Sermon 2 Lent Yr C

You can read my sermon of February 24, 2013 here: 2 Lent Yr C

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Sermon 1 Lent Yr C

You can read my sermon for Feb 17, 2013 here: 1 Lent Yr C

Sermon for Transfiguration Sunday Yr C

You can read my sermon here:  Transfiguration Sunday Yr C.

WordPress.com Weekly Photo Challenge: Home

This week’s photo challenge at The Daily Post is Home.

foxes“Foxes have holes,

birds

and birds of the air have nests;

Jesus_030

but the Son of Man has nowhere to lay his head.” (Matthew 8:20) A sobering thought as we prepare for the season of Lent and remember the far-too-many people who are homeless and perhaps never have had or will have a home. Lord have mercy, grant us more of your compassion to care for the homeless.

Daily Prompt at The Daily Post @ WordPress.com

http://dailypost.wordpress.com/2013/02/02/daily-prompt-global/

 

“Think global, act local.” Write a post connecting a global issue to a personal one.

One could write a lot on this theme, however I believe it begins with the love of God towards us and all of creation. God loves us more than we are able to comprehend and God loves creation, delighting in its beauty, complexity and diversity.

   Since we are created in God’s image; since God is love; since we have been loved and are loved by God; we can respond by also loving God, one another and caring for the whole creation. One of the most important ways we do this is by living peaceful lives.

   The book of Isaiah gives us a beautiful vision of perfect shalom-peace; of a world where weapons of war are turned into tools for peace—spears into pruning hooks and swords into ploughshares; a world where we shall no longer know—or engage in acts of—war anymore; a world where even natural predator instincts will not exist and enemies will live in peace and love together. Jesus epitomised this vision while dying on the cross and praying for his enemies: “Father, forgive them; for they do not know what they are doing.” (Luke 23:34)

   When we live with the vision of shalom-peace, then we endeavour to: love God and our neighbour and yes, even our enemies, solve conflicts through respect and honest dialogue, be responsible stewards of creation by reducing our carbon footprint, planting more trees and gardens, supporting local-grown economies rather than exploiting cheap labour with appalling working conditions in the two-thirds world, slowing down to smell the flowers rather than living in the fast lane, caring for, respecting and protecting the most vulnerable in our midst including the elderly, differently-abled and children, working to support freedom, democracy, education, healthcare, along with the basic needs of food, clothing and shelter and meaningful work for everyone in the world. A tall, perhaps naïve, and impossible order, yes, and for human beings alone impossible, however with God’s help and activity, all things are possible.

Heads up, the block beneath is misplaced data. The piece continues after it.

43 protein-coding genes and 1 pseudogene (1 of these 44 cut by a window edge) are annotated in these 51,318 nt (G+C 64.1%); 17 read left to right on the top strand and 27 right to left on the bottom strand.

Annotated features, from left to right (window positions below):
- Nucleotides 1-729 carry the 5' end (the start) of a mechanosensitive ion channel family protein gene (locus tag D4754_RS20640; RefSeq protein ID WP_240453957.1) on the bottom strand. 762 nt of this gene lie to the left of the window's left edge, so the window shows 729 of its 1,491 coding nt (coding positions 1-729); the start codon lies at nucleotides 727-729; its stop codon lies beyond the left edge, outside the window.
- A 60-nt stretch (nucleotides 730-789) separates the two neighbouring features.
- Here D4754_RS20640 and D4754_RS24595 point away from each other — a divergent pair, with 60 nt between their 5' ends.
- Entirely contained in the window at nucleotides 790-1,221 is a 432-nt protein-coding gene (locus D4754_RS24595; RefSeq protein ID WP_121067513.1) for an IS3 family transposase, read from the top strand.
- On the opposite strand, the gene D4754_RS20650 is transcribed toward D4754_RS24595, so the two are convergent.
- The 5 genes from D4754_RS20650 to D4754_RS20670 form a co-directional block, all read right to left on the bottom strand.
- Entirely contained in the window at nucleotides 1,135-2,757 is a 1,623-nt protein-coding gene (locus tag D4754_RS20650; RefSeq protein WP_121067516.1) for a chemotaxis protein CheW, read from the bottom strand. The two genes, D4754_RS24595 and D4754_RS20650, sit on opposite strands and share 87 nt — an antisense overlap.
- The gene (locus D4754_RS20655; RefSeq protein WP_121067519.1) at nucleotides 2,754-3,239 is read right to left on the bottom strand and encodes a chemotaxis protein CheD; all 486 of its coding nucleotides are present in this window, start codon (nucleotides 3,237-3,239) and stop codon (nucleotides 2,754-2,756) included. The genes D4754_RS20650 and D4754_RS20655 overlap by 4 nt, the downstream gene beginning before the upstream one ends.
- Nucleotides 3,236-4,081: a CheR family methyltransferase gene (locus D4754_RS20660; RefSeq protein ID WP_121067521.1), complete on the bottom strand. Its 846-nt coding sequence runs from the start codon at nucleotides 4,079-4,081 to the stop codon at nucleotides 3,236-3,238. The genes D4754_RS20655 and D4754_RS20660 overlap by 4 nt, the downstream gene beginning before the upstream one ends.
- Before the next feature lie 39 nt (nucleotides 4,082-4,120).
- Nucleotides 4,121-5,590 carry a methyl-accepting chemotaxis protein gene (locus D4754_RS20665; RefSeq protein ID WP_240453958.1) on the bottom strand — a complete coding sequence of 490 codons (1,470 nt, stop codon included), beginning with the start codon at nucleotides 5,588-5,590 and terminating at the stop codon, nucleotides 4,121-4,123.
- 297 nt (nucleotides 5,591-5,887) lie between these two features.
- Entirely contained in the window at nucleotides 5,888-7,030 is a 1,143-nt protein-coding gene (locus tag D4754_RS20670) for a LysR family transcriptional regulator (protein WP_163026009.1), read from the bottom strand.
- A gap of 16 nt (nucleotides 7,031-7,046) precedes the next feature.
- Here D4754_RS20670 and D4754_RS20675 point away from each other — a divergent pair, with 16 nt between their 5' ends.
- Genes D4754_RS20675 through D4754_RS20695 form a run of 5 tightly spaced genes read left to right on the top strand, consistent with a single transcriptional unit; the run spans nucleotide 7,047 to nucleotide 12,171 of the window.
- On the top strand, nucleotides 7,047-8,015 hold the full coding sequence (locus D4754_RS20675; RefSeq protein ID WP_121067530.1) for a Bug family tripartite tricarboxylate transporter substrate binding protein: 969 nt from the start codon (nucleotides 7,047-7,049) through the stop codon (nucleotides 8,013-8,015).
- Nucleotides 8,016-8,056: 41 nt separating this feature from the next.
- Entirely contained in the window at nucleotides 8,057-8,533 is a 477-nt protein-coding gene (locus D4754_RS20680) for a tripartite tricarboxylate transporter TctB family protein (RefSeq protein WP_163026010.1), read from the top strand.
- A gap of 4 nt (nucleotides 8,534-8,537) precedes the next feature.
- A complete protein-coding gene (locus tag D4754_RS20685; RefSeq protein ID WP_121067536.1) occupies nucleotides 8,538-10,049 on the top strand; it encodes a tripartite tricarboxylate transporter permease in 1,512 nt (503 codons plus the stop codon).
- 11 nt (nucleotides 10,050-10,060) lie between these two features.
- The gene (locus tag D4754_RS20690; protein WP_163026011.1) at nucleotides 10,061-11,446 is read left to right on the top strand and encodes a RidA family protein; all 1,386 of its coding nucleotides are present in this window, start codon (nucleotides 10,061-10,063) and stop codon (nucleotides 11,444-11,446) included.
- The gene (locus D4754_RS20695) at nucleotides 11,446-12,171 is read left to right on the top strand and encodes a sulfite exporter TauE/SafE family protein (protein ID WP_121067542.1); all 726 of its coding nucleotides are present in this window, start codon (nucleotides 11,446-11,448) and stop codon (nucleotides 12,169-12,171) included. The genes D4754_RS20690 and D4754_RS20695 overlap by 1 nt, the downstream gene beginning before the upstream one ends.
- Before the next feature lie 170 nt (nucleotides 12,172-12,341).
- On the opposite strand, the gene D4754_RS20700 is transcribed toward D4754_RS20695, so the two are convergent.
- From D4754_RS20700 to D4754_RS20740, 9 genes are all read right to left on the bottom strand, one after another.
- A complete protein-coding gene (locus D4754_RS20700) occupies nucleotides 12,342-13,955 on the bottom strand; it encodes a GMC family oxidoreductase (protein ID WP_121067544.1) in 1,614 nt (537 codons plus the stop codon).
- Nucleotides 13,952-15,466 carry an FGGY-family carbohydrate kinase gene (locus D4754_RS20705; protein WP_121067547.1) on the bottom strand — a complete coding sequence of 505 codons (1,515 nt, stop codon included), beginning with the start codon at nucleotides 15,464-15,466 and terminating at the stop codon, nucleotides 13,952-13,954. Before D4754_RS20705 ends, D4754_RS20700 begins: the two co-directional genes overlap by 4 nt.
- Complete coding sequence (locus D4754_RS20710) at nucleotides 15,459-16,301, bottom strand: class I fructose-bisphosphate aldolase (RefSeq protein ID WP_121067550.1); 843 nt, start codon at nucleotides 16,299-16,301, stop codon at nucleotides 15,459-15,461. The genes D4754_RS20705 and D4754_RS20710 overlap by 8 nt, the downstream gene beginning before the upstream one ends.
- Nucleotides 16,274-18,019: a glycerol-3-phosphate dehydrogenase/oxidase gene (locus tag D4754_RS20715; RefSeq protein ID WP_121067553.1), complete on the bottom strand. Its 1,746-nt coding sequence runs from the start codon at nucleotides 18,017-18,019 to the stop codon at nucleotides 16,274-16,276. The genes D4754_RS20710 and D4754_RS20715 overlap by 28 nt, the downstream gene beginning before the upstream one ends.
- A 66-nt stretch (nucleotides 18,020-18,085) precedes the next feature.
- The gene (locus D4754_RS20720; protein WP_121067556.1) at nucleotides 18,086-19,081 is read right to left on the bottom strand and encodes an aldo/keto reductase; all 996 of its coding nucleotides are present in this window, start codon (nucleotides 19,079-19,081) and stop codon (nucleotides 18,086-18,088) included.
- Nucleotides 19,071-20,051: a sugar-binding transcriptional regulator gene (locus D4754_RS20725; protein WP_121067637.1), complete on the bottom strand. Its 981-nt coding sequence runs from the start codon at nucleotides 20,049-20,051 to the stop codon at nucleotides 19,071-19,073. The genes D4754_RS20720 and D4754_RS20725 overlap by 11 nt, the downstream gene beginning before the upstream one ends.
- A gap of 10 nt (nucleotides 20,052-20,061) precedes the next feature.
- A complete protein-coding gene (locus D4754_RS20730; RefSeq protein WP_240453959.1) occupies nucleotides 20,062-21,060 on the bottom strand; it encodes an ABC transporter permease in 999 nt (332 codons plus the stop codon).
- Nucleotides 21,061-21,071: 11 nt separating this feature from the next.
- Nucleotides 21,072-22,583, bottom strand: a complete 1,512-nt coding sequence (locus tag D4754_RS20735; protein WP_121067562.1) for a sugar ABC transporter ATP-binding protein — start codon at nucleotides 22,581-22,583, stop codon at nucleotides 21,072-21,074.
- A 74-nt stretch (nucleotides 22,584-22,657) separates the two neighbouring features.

Daily Prompt at Daily Post @ WordPress.com

Invent a definition for the word “flangiprop,” then use the word in a post.

http://dailypost.wordpress.com/2013/02/01/daily-prompt-flangiprop/

Acccording to Dim Lamp’s Dictionary of Church History Words, flangiprop refers to those moments in church history, which are unpredictable, humorous, serendipitous, or embarrassing.

   Example one: When some prominent personage, like the President of the Lutheran World Federation, in his inaugural sermon meant to say: “and the devil’s fiery darts…” but blurted out instead: “and the devil’s diary farts…”

   Example two: At an Easter Sunday festival Holy Communion Service when the pastor raises her arms for the closing benediction and her alb’s left sleeve catches on fire, and fortunately there are flowers on the altar, so she grabs the vase and pours the water from it onto her burning alb sleeve.

   Example three: During a wedding service on a very hot summer’s day, the best man, who was six feet, six inches tall faints and knocks over the paschal candle on his descent.